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Accommodation in organ transplantation

Lynch, Raymond Ja; Platt, Jeffrey Lb

Current Opinion in Organ Transplantation: April 2008 - Volume 13 - Issue 2 - p 165–170
doi: 10.1097/MOT.0b013e3282f6391e
Xenotransplantation: Edited by Emanuele Cozzi
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Purpose of review We review recent insights into the mechanisms and prevalence of accommodation. Accommodation refers to an acquired resistance of an organ graft to humoral injury and rejection.

Recent findings Accommodation has been postulated to reflect changes in antibodies, control of complement and/or acquired resistance to injury by antibodies, complement or other factors. We discuss the importance of these mechanisms, highlighting new conclusions.

Summary Accommodation may be a common, perhaps the most common, outcome of organ transplantation and, in some systems, a predictable outcome of organ xenotransplantation. Further understanding of how accommodation is induced and by what mechanisms it is manifest and maintained could have a profound impact on transplantation in general and perhaps on other fields.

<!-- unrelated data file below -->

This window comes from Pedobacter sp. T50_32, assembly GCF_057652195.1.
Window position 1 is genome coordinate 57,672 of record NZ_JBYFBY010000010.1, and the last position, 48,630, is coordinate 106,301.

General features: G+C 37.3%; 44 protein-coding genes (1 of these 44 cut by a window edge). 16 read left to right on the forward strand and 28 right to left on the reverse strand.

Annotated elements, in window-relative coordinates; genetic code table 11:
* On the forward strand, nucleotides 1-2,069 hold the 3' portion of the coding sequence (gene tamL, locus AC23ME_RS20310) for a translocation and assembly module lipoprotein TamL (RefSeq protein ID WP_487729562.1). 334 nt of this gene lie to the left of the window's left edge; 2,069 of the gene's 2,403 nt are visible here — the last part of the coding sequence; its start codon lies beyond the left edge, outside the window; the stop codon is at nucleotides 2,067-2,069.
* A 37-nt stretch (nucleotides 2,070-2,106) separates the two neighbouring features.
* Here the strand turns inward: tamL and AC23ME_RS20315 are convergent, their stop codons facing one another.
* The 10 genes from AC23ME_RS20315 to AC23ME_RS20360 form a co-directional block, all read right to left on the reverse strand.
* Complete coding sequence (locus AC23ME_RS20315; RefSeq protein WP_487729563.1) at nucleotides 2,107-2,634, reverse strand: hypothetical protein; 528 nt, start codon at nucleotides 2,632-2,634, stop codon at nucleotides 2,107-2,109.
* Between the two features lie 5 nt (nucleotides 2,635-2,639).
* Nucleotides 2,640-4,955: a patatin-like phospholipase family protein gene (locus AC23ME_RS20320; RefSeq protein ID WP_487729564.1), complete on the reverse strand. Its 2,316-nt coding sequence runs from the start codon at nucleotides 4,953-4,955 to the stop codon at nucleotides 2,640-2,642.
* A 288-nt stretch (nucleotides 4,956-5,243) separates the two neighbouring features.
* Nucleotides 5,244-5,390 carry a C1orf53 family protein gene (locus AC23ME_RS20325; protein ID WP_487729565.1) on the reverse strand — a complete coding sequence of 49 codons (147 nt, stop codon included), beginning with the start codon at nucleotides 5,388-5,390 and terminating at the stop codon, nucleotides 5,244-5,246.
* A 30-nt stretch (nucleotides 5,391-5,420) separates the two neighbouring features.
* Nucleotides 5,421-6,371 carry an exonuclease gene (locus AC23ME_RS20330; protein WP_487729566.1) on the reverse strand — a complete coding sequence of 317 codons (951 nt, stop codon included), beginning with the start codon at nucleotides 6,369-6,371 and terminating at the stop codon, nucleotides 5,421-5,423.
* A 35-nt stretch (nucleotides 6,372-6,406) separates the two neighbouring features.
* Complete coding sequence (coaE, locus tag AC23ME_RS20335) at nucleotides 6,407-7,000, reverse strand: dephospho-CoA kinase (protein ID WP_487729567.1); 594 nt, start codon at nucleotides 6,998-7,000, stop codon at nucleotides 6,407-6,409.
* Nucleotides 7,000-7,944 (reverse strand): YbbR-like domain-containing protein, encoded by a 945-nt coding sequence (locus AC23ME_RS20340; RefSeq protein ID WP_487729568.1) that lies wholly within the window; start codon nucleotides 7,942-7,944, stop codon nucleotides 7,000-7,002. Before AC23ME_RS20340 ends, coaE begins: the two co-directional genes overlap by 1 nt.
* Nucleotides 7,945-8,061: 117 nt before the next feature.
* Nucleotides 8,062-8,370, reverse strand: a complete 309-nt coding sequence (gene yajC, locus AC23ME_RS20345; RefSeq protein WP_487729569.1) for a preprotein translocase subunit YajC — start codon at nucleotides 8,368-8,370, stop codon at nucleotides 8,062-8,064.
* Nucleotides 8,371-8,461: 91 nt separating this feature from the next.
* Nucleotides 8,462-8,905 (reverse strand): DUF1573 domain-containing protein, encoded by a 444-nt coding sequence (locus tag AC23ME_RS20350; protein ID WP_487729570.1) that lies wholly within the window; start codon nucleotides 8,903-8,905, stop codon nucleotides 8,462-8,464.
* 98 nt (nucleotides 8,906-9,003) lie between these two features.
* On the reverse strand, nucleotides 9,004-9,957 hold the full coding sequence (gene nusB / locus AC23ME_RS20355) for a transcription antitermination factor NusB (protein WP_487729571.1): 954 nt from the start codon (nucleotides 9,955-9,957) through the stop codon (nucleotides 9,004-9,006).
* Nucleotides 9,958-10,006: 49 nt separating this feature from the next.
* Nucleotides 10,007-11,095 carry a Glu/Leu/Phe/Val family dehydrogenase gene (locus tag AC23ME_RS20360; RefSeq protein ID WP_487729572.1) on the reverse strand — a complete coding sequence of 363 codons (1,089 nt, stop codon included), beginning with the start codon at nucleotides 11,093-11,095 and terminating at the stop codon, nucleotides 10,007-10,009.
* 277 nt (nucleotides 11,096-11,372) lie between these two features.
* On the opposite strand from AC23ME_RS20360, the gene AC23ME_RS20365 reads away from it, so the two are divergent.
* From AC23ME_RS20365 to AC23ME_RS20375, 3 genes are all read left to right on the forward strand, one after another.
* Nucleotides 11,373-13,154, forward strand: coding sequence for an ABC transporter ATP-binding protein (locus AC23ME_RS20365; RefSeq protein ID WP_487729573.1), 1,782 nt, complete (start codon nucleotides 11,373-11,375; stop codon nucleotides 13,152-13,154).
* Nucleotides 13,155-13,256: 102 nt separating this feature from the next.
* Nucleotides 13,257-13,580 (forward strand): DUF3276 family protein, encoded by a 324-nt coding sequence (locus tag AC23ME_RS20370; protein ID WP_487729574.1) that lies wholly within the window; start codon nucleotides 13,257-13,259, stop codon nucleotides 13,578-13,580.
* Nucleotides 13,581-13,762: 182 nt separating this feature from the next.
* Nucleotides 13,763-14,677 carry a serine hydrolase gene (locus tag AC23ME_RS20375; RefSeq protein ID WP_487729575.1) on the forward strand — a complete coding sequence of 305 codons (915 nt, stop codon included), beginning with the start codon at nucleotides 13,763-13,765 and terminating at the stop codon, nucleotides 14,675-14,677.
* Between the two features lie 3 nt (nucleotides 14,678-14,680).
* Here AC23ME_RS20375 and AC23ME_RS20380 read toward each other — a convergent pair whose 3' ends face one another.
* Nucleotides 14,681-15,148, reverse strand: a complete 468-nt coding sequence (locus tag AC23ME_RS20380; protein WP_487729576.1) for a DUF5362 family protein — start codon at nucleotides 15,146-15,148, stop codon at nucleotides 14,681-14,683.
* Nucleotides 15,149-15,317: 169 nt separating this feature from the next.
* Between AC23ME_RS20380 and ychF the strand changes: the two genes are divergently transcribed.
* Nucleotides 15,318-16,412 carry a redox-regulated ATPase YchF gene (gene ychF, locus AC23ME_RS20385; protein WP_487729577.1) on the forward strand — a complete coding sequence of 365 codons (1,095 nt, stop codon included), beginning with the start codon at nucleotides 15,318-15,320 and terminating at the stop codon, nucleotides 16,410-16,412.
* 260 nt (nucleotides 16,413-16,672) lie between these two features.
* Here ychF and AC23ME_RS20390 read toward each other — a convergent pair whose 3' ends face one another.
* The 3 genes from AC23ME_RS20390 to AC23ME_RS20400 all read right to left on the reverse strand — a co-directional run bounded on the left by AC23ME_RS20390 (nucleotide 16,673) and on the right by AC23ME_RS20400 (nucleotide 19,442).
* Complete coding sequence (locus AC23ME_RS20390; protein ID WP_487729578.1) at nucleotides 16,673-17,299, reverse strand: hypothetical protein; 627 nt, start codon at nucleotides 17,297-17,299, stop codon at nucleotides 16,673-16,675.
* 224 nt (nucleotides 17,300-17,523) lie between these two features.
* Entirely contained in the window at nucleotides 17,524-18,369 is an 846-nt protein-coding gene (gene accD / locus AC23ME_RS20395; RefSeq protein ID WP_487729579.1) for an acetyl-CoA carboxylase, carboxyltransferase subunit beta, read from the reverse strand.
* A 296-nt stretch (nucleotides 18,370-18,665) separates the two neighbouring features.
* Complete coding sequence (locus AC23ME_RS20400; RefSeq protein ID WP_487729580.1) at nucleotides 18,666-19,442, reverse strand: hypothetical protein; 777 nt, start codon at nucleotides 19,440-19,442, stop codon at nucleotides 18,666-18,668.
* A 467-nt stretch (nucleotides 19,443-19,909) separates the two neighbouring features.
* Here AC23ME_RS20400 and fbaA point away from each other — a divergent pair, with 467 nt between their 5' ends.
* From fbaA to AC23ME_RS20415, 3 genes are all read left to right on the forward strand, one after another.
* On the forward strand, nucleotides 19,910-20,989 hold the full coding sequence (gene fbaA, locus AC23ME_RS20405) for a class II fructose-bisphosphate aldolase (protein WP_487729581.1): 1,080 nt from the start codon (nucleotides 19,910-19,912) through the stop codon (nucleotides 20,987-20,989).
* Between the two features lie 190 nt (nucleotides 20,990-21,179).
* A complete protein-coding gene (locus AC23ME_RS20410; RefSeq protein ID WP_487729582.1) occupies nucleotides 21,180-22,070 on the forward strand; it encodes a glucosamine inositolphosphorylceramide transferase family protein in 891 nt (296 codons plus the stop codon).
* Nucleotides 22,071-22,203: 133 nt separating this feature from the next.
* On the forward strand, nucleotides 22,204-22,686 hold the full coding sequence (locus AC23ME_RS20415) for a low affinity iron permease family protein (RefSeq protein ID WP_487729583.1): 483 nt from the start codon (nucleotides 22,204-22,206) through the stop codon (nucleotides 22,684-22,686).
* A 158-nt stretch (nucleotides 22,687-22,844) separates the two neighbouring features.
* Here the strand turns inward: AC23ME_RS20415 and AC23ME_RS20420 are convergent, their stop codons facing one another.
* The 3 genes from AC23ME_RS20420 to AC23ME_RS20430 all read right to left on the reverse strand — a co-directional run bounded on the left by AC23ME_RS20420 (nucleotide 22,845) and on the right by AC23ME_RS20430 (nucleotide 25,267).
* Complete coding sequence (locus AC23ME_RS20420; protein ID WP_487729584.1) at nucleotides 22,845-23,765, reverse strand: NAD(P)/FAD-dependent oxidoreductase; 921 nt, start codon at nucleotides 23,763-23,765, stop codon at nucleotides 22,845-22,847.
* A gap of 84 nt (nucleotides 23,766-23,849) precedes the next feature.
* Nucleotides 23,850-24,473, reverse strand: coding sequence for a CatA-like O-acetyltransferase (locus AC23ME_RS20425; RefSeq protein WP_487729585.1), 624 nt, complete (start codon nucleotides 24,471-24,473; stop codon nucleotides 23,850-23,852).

aDepartment of Surgery, University of Michigan, Ann Arbor, Michigan, USA

bTransplantation Biology Program and Departments of Surgery, Immunology and Pediatrics, Mayo Clinic, Rochester, Minnesota, USA

Correspondence to Jeffrey L. Platt, MD, Biomedical Sciences Research Bldg., 109 Zina Pitcher Place, Ann Arbor, MI 48109-2200, USA Tel: +1 734 615 6819; fax: +1 734 615 7141; e-mail: Platt.jeffrey@mayo.edu

© 2008 Lippincott Williams & Wilkins, Inc.